One of the great things about the web is that it’s always there. Want to buy a pair of socks at 2 AM? Looking for a song title you haven’t heard in years? It’s there, all the time. Indeed, if New York is the city that never sleeps, the web is also the medium that refuses to sleep.
However, 24-hour convenience has a hidden cost. Those of us who play a role in building and maintaining websites often pay the price. We do that through our time and elevated stress levels. And we’re not just talking about working during regular hours.
For many designers and developers, it seems like we are dealing with different tasks at every hour. Answering emails, debugging code, or trying to catch up on a pile of work. And then there are emergencies like a crashed site or a malware infection.
This 24/7 work culture affects web professionals of all stripes. Whether you work as part of a large team or as a solo entrepreneur – none of us are exempt.
The situation brings to mind some questions about how to better manage (if not completely change) the culture. Let’s see if we can find some answers to help us solve the challenges.
Why Is It Hard To Step Back?
The easy answer to feeling stressed and overwhelmed is to take a step back. Remove yourself from the situation and relax your mind and body. Sounds great, right? But, it’s also a little unrealistic for many of us.
When you have responsibilities, it’s hard to shut them out. The reality is that our projects still need attention. Clients will continue to send email messages. Unexpected questions will pop up without thinking about our need for a break.
The irony was that technology was supposed to make our lives easier. And while it may improve the design and construction processes, the rest is still up to us. Artificial intelligence (AI) can help with that – but don’t expect miracles.
In addition, the sites we build now are more complex than ever. Think – the more e-commerce and subscription websites you manage, the more urgent maintenance and repairs become. Every second of downtime has an economic impact.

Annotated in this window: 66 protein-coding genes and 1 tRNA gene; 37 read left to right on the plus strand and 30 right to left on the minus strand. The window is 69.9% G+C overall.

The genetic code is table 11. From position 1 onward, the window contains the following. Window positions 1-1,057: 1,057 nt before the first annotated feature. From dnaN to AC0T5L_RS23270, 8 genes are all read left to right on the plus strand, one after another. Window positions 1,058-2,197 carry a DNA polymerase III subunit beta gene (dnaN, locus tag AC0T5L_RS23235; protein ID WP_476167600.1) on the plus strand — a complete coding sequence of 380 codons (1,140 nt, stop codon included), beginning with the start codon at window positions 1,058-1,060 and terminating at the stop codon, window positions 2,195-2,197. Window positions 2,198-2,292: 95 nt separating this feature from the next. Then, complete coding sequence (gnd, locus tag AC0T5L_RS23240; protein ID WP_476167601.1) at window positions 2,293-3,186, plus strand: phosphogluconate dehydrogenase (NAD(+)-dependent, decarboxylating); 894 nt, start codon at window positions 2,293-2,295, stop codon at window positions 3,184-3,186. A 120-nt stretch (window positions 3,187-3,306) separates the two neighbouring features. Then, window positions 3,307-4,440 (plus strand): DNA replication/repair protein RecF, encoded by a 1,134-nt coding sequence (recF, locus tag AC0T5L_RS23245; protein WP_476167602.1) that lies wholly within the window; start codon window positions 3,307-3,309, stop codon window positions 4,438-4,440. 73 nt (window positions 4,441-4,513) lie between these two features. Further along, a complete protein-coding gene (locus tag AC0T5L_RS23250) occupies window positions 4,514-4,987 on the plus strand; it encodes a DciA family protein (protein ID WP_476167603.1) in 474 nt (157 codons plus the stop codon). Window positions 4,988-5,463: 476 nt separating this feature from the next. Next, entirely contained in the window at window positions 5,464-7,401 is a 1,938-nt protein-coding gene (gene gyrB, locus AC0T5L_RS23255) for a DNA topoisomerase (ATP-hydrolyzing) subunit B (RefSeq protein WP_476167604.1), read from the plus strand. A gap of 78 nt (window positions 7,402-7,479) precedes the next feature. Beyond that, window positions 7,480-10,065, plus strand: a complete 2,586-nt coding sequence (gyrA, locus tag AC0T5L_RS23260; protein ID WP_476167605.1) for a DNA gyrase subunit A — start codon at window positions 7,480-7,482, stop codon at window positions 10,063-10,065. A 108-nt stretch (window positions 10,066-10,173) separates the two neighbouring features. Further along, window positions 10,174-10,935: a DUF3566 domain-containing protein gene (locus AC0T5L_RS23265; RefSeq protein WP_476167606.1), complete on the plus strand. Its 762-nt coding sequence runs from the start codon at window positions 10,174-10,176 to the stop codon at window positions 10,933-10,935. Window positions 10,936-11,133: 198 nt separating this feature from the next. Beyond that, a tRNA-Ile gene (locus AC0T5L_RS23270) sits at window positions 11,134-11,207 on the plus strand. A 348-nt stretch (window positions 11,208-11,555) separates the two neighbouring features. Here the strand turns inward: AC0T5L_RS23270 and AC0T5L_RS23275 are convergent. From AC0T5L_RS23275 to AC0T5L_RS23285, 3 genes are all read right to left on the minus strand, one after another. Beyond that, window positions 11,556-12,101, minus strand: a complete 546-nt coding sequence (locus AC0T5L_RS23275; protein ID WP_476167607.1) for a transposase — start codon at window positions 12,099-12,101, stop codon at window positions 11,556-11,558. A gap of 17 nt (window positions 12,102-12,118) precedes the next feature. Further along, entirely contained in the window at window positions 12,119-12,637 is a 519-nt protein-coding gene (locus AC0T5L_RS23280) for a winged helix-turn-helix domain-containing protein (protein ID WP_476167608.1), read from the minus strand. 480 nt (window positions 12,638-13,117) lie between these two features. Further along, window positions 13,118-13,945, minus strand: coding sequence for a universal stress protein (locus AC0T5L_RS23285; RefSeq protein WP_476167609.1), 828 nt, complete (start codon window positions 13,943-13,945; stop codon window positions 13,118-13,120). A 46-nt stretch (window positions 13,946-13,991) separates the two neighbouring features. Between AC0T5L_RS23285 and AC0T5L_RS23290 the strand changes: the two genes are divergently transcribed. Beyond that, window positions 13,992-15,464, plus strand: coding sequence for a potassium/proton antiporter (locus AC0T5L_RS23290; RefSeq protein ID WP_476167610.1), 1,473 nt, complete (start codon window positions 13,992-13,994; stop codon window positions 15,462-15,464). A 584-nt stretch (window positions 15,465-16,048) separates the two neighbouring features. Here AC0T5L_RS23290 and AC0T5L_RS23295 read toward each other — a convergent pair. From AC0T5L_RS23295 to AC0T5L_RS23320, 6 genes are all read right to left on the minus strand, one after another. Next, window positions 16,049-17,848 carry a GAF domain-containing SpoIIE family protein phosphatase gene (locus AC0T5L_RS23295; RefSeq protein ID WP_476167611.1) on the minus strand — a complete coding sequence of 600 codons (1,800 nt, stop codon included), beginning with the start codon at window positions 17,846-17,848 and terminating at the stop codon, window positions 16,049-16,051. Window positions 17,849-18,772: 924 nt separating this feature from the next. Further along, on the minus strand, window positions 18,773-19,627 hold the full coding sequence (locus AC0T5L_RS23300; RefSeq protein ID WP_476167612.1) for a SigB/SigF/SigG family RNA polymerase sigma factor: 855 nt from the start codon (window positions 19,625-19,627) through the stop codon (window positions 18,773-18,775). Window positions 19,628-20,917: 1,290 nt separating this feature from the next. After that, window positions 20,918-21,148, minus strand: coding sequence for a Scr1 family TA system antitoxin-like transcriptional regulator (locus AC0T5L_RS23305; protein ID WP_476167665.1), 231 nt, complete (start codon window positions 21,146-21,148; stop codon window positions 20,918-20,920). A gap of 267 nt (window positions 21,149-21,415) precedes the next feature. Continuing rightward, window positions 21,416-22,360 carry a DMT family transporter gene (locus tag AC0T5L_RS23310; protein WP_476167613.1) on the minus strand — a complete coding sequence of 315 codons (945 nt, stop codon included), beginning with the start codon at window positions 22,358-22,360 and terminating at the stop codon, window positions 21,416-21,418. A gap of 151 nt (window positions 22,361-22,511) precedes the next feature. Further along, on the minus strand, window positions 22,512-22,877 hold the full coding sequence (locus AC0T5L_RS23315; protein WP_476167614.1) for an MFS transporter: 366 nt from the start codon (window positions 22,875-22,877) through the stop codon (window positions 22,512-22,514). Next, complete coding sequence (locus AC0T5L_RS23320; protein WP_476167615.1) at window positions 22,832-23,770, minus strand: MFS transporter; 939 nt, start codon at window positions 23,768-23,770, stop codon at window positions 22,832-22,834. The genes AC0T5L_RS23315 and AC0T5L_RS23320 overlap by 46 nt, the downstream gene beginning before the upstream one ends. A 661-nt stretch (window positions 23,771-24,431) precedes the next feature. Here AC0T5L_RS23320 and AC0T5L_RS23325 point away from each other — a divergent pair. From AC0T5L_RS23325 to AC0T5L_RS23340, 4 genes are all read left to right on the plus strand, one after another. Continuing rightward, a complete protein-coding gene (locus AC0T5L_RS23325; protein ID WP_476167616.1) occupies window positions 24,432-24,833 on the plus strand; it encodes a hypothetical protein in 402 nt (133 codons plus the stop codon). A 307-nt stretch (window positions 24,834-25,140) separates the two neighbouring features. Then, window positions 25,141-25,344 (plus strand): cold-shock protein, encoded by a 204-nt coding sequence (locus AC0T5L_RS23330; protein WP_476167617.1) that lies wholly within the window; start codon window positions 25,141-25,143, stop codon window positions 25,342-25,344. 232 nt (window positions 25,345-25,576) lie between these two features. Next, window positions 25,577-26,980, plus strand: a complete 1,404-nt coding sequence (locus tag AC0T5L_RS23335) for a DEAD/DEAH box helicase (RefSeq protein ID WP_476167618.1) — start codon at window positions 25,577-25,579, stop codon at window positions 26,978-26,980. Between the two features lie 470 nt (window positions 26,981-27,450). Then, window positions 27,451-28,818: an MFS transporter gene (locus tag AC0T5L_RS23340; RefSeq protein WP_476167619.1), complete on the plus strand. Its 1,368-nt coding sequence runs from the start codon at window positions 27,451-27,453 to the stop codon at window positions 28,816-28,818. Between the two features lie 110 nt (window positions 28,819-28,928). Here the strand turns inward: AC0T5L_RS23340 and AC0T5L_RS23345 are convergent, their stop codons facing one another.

And this is precisely why we feel the need to always stay connected. Because when we finally have a moment to ourselves, our phones are buzzing with another notification. It’s like being a firefighter, always ready – even in the quietest moments.
How Can Web Professionals Adapt?
It’s a safe bet that the web isn’t going on vacation. He will not turn off for a few hours attending to our needs. Therefore, it is up to us to adapt.
Much of the challenge is about setting the right expectations. That is about what clients expect from us, as well as what we expect from ourselves.
It can be hard to set boundaries when you have great customer service. You want to be available when your clients need you. And it’s important to make sure that questions are answered, and problems are resolved.
Still, some clients will knowingly push (or not) the envelope in this area. If they email you in hours and you respond within a few minutes, they will expect it. Don’t be surprised if they start doing it more often.
On the other hand, if you give a regular response the next day, those prospects may change. They will no longer expect you to spring into action at a moment’s notice. If you lead the way, they are likely to follow as well.
Context also plays a role. It is important to prioritize what can or cannot wait. An emergency may require immediate attention. A basic question, on the other hand, can be saved for tomorrow.
Additionally, it is highly recommended to put your phone down and turn off notifications for a bit. Especially when spending time with family and friends. You don’t want to be that person typing furiously on a screen while your loved one tells you about their day.
You may not be able to escape for long periods. But you will at least give your brain a break and be better able to focus on other things.
Control What You Can
Mind always seems to be a modern problem. And it’s worse in an industry where we can work from almost anywhere – including home. For many of us, there is no traditional office to separate these different parts of life.
There are no hard and fast guidelines to live by, either. It is our responsibility to maintain work/life balance. Neither clients nor colleagues will do it for us.
The good news is that there is an opportunity to change the situation. None of us have to be the web designer who works every odd hour of the day. By implementing some boundaries and processes to support them, we can create healthier habits.
Ultimately, that helps you serve your clients and yourself in the best way possible.